https://doi.org/10.7589/2011-11-314
[5] Sutton, et al. (2013) Inactivation of the Infectivity of Two Highly Pathogenic Avian Influenza Viruses and a Virulent Newcastle Disease Virus by Ultraviolet Radiation. Avian Pathology, 42, 566-568.
https://doi.org/10.1080/03079457.2013.853867
[6] McDevitt, J.J., Rudnick, S.N. and Radonovich, L.J. (2012) Aerosol Susceptibility of Influenza Virus to UV-C Light. Applied and Environmental Microbiology, 78, 1666-1669.
https://doi.org/10.1128/AEM.06960-11
[7] World Health Organization (2004) Age-Standardised Death Rates from Melanoma and Other Skin Cancers by Country (per 100,000 Inhabitants). Lokal_Profil (12 November 2009) Vector Map from BlankMap-World6.
[8] Skerratt, J.H., Davidson, A.D., Nichols, P.D. and McMeekin, T.A. (1998) Effect of UV-B on Lipid Content on Three Antarctic Marine Phytoplankton. Phytochemistry, 49, 999-1007.
https://doi.org/10.1016/S0031-9422(97)01068-6
[9] Dulermo, R., Fochesato, S., Blanchard, L. and De Groot, A. (2009) Mutagenic Lesion by Pass and Two Functionally Different RecA Protein in Deinococcus desrti. Molecular Microbiology, 74, 194-208.
https://doi.org/10.1111/j.1365-2958.2009.06861.x
[10] Zhou, et al. (2013) Baiji Genomes Reveal Low Genetic Variability and New Insights into Secondary Aquatic Adaqtions. Nature Communications, 4, 2708.
https://doi.org/10.1038/ncomms3708
[11] Chen, J.Y., Zhou, L.Z., Zhou, B., Xu, R.X., Zhu, W.Z. and Xu, W.B. (2011) Seasonal Dynamics of Wintering Waterbords in Two Shallow Lakes along Yangtze River in Anhui Province. Zoological Research, 32, 540-548.
[12] Hathaway, D.H. (2010) The Solar Cycle. Living Reviews in Solar Physics, 7, 1.
https://doi.org/10.12942/lrsp-2010-1
[13] Hurt, et al. (2016) Evidence for the Introduction, Reassortment and Persistence of Diverse Influenza A Viruses in Antarctica. Journal of Virology, 90, 9674-9682.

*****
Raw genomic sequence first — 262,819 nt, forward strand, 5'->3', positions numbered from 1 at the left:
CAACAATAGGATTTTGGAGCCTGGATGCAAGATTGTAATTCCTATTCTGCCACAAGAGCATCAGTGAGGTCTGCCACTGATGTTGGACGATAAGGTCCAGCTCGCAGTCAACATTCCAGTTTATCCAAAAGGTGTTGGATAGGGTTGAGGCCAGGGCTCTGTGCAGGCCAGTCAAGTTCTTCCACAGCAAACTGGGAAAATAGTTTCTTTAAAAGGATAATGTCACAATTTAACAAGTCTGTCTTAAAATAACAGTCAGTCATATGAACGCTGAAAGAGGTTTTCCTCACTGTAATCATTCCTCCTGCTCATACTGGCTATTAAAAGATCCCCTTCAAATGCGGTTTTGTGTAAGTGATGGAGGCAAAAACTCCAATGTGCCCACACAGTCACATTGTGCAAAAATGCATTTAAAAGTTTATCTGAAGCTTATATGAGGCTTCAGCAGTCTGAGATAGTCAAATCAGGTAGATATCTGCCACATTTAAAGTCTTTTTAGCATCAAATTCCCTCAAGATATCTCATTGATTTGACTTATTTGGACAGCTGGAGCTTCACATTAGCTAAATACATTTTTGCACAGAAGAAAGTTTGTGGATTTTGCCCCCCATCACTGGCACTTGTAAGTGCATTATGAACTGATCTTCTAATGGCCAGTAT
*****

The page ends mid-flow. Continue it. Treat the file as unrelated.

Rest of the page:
https://doi.org/10.1128/JVI.01404-16
[14] Griffin, A. (2017) Thousands of Tiny Baby Adelie Penguin Starve to Death as Changing Weather Forces Parents to Travel for Food.
[15] Slezak, M. (2017) Penguin Disaster as Only Two Chicks Survive from Colony of 40,000. The Guardian.
[16] Jimenez-Espejo, et al. (2014) Saharan Aeolian Input and Effective Humidity Variations over Western Europe during the Holocene from a High Altitude Record. Chemical Geology, 374-375, 1-12.
[17] Yamaguchi, N., Ichijo, T., Sakotani, A., Baba, T. and Nasu, M. (2012) Global Dispersion of Bacterial Cells on Asian Dust. Scientific Reports, 2, Article No. 525.
https://doi.org/10.1038/srep00525
[18] Muzaffar, S.B., Takekawa, J.Y., Prosser, D.J., Newman, S.H. and Xiao, X. (2010) Rice Production Systems and Avian Influenza: Interactions between Mixed-Farming Systems, Poultry and Wild Birds. Waterbirds, 33, 219-230.
https://doi.org/10.1675/063.033.s116
[19] Micheletti, M.I., et al. (2003) Sensitivity of Biologically Active UV Radiation to Stratospheric Ozone Changes: Effects of Action Spectrum Shape and Wavelength Ranges. Photochemical & Photobiological Sciences, 78, 456-461.
[20] Richter, R. (2005) Mission to Chile Offers Relief to Skin Cancer Victims. Stanford News.
[21] Morrisette, P.M. (1989) The Evolution of Policy Responses to Stratospheric Ozone Depletion. Natural Resources Journal, 29, 793-820.
[22] Dhingra, M.S., et al. (2016) Global Mapping of Highly Pathogenic Avian Influenza H5N1 and H5Nx Clade 2. 3. 4. 4. Viruses with Sptial Cross-Validation. eLife, 5, e19571.
[23] Troshichev, C. and Gabis, I. (2005) Effect of Solar UV Irradiation on Dynamics of Ozone Hole in Antarctic. Journal of Atmospheric and Solar Terrestrial Physics, 67, 93-104.
https://doi.org/10.1016/j.jastp.2004.07.020
[24] Alvarez-Madrigal and Perez-Peraza (2005) Analysis of the Evolution of the Antarctic Ozone Hole Size. Journal of Geophysical Research Atmosphere, 110, DO2107.
[25] Bais, A.F., et al. (2015) Ozone Depletion and Climate Change: Impacts on UV Radiation. Photochemical & Photobiological Sciences, 14, 19-52.
https://doi.org/10.1039/C4PP90032D
[26] Ellis, et al. (2004) Investigation of Outbreaks of Highly Pathogenic H5N1 Avian Influenza in Waterfowl and Wild Birds in Hong Kong in Late 2002. Avian Pathology, 33, 492-505.
https://doi.org/10.1080/03079450400003601